An idle thought about Orson Scott Card

Back when gay-rights activists were organizing to overturn Proposition 8, Orson Scott Card wrotethat straight married couples were entitled to use brute force to stop the gays from taking marriage away (as he saw it): “How long before married people answer the dictators thus: Regardless of law, marriage has only one definition, and any government that attempts to change it is my mortal enemy. I will act to destroy that government and bring it down, so it can be replaced with a government that will respect and support marriage, and help me raise my children in a society where they will expect to marry in their turn.”
In another essay, he says, however, that he rejects violent revolution: instead, conservatives should reject the evil gay dictatorship destroying marriage by refusing to join the military or become police, by homeschooling their kids and by refusing to either work or spend money for a day or two here and there (“public strikes”). And that in this fashion, they will destroy the government and bring it down!
Either way, he doesn’t seem to be doing this. He’s certainly not withdrawing from public life or worrying about stopping the income from his writing, and he’s not attempting armed revolt. Despite the fact Proposition 8 is overturned and California gays can legally marry. Nope. Not one sign of revolutionary acts to overthrow the government, just more columns and books and political activism.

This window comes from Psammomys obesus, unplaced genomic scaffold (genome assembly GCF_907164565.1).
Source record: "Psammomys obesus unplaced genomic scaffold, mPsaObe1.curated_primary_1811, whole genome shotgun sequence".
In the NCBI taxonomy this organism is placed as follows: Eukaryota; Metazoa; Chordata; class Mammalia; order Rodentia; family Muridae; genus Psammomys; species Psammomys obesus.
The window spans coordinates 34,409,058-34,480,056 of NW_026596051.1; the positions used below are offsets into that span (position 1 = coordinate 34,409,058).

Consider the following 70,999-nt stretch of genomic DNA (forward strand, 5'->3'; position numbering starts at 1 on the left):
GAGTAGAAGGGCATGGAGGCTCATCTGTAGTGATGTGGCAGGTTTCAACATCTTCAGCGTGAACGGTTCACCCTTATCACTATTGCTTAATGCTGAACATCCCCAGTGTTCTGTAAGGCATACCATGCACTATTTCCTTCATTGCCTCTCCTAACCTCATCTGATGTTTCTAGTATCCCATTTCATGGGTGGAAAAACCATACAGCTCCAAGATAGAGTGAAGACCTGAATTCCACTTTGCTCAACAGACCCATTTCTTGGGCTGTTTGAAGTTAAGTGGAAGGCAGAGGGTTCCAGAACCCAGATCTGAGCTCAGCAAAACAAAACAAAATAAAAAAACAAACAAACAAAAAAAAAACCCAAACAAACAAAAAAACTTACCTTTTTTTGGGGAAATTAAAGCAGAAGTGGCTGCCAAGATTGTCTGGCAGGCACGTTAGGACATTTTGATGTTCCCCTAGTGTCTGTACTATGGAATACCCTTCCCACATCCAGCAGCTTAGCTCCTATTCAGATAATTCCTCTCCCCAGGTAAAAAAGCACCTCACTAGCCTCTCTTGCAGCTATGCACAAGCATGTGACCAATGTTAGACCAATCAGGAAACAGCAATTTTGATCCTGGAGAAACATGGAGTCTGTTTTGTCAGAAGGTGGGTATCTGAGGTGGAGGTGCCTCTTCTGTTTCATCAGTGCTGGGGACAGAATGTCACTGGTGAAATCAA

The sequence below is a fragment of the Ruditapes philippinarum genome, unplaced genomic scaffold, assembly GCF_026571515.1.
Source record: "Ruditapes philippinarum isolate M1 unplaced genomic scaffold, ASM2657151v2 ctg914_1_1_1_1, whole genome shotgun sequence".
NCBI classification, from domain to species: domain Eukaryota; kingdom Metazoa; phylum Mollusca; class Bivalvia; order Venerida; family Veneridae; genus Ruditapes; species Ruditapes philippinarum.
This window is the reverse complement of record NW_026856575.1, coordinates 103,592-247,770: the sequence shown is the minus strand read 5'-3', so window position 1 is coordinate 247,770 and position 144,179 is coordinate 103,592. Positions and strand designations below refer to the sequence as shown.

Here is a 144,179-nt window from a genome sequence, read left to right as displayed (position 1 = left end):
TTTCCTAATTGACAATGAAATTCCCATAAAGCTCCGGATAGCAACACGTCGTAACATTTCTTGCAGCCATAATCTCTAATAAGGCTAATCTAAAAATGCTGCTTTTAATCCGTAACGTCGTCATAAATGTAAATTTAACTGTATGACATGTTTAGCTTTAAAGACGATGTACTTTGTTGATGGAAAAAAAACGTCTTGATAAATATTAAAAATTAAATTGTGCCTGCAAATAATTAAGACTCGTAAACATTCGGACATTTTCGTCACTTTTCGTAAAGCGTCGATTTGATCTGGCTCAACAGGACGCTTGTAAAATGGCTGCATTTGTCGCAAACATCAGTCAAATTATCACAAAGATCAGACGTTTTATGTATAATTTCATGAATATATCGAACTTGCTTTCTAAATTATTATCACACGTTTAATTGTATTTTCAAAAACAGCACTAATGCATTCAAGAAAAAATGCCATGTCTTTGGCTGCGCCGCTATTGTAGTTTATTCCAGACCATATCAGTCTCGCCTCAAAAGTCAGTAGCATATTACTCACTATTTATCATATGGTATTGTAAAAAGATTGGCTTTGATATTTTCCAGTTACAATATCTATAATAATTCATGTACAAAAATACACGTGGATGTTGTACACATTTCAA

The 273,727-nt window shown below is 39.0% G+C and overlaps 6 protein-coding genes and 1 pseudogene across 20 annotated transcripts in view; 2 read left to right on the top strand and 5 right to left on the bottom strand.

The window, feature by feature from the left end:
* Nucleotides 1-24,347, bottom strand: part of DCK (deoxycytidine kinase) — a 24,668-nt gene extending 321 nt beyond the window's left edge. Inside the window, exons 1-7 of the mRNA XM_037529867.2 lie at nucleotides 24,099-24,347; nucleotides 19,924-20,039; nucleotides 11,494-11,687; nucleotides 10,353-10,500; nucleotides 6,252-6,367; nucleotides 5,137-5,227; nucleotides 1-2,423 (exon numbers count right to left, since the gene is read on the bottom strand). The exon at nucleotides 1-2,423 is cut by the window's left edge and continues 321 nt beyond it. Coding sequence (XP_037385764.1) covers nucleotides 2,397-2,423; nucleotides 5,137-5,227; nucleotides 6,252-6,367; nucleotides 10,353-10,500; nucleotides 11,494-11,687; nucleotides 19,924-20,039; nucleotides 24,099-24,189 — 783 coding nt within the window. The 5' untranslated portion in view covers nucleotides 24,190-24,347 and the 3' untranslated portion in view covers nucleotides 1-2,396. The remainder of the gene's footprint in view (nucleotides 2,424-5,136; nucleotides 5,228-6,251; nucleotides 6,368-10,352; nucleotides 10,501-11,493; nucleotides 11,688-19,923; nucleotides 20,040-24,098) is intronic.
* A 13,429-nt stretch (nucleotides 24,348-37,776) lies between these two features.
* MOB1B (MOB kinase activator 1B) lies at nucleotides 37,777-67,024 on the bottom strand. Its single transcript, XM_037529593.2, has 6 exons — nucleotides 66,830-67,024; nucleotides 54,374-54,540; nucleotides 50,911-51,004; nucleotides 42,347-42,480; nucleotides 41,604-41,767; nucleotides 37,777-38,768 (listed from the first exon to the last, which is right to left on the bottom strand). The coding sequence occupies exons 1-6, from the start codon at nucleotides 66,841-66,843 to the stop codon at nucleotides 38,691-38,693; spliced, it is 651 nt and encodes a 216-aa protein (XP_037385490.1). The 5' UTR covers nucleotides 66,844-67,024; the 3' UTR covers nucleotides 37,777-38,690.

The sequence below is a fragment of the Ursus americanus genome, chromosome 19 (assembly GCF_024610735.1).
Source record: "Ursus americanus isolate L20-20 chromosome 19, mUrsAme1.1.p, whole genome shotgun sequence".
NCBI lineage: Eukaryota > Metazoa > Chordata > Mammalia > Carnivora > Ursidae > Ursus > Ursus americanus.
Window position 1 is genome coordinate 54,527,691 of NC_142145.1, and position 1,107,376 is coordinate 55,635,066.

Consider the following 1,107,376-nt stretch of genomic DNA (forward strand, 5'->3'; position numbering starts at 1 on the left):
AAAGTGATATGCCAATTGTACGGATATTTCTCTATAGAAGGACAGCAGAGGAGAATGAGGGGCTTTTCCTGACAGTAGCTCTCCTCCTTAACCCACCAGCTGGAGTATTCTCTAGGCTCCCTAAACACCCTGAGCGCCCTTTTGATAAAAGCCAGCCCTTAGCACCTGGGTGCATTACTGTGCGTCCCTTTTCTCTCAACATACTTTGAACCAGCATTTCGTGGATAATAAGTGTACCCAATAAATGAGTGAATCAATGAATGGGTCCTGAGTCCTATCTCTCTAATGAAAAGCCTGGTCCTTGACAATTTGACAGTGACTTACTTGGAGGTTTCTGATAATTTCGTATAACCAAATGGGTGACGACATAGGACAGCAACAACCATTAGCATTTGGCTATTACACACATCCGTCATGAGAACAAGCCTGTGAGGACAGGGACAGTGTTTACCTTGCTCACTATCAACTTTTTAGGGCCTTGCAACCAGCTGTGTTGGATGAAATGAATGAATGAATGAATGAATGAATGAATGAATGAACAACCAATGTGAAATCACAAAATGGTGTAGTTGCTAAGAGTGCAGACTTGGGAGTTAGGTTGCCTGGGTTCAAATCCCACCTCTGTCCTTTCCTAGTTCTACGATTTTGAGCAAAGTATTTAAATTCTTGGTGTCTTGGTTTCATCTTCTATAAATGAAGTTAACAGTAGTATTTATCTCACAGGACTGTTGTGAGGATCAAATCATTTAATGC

It’s rather like the people who announced they’d Go Galt—stop work and cut off society from their productivity and genius—if Obama got elected. None of them I’m aware of did (a couple of right-wing columnists said they’d do it but then went on writing).
Or multiple preachers who announced that they’d sooner go to jail rather than comply with the Affordable Care Act’s mandate to cover birth control. Of course, as churches they weren’t going to have to comply anyway, so that’s tough talk with very little consequence.
I’m sooo impressed with their bravery in the force of government oppression.

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One response to “An idle thought about Orson Scott Card

  1. Pingback: Hugo disputes again (and John C. Wright) | Fraser Sherman's Blog

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